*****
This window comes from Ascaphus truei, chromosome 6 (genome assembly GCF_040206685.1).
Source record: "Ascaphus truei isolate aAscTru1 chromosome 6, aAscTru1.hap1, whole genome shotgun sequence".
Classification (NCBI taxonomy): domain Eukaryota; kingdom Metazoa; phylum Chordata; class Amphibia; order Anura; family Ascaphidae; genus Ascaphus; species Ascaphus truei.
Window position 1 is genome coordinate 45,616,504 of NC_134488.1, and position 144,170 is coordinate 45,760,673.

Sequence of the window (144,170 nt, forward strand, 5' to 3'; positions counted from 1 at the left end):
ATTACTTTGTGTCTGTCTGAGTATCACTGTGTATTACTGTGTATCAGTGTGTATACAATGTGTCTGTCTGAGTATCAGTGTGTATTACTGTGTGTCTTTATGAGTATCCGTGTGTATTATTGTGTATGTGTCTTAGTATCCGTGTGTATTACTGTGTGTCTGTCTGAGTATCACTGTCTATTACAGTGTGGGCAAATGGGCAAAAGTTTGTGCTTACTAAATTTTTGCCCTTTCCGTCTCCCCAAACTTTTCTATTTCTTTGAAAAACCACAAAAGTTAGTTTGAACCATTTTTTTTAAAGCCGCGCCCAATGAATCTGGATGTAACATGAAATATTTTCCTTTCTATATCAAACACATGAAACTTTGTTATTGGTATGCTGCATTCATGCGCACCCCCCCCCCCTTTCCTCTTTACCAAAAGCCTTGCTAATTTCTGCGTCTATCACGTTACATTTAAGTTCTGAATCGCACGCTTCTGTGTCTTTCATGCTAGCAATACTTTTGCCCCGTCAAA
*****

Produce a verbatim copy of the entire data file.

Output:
This window comes from Ascaphus truei, chromosome 6 (genome assembly GCF_040206685.1).
Source record: "Ascaphus truei isolate aAscTru1 chromosome 6, aAscTru1.hap1, whole genome shotgun sequence".
Classification (NCBI taxonomy): domain Eukaryota; kingdom Metazoa; phylum Chordata; class Amphibia; order Anura; family Ascaphidae; genus Ascaphus; species Ascaphus truei.
Window position 1 is genome coordinate 45,616,504 of NC_134488.1, and position 144,170 is coordinate 45,760,673.

Sequence of the window (144,170 nt, forward strand, 5' to 3'; positions counted from 1 at the left end):
ATTACTTTGTGTCTGTCTGAGTATCACTGTGTATTACTGTGTATCAGTGTGTATACAATGTGTCTGTCTGAGTATCAGTGTGTATTACTGTGTGTCTTTATGAGTATCCGTGTGTATTATTGTGTATGTGTCTTAGTATCCGTGTGTATTACTGTGTGTCTGTCTGAGTATCACTGTCTATTACAGTGTGGGCAAATGGGCAAAAGTTTGTGCTTACTAAATTTTTGCCCTTTCCGTCTCCCCAAACTTTTCTATTTCTTTGAAAAACCACAAAAGTTAGTTTGAACCATTTTTTTTAAAGCCGCGCCCAATGAATCTGGATGTAACATGAAATATTTTCCTTTCTATATCAAACACATGAAACTTTGTTATTGGTATGCTGCATTCATGCGCACCCCCCCCCCCTTTCCTCTTTACCAAAAGCCTTGCTAATTTCTGCGTCTATCACGTTACATTTAAGTTCTGAATCGCACGCTTCTGTGTCTTTCATGCTAGCAATACTTTTGCCCCGTCAAA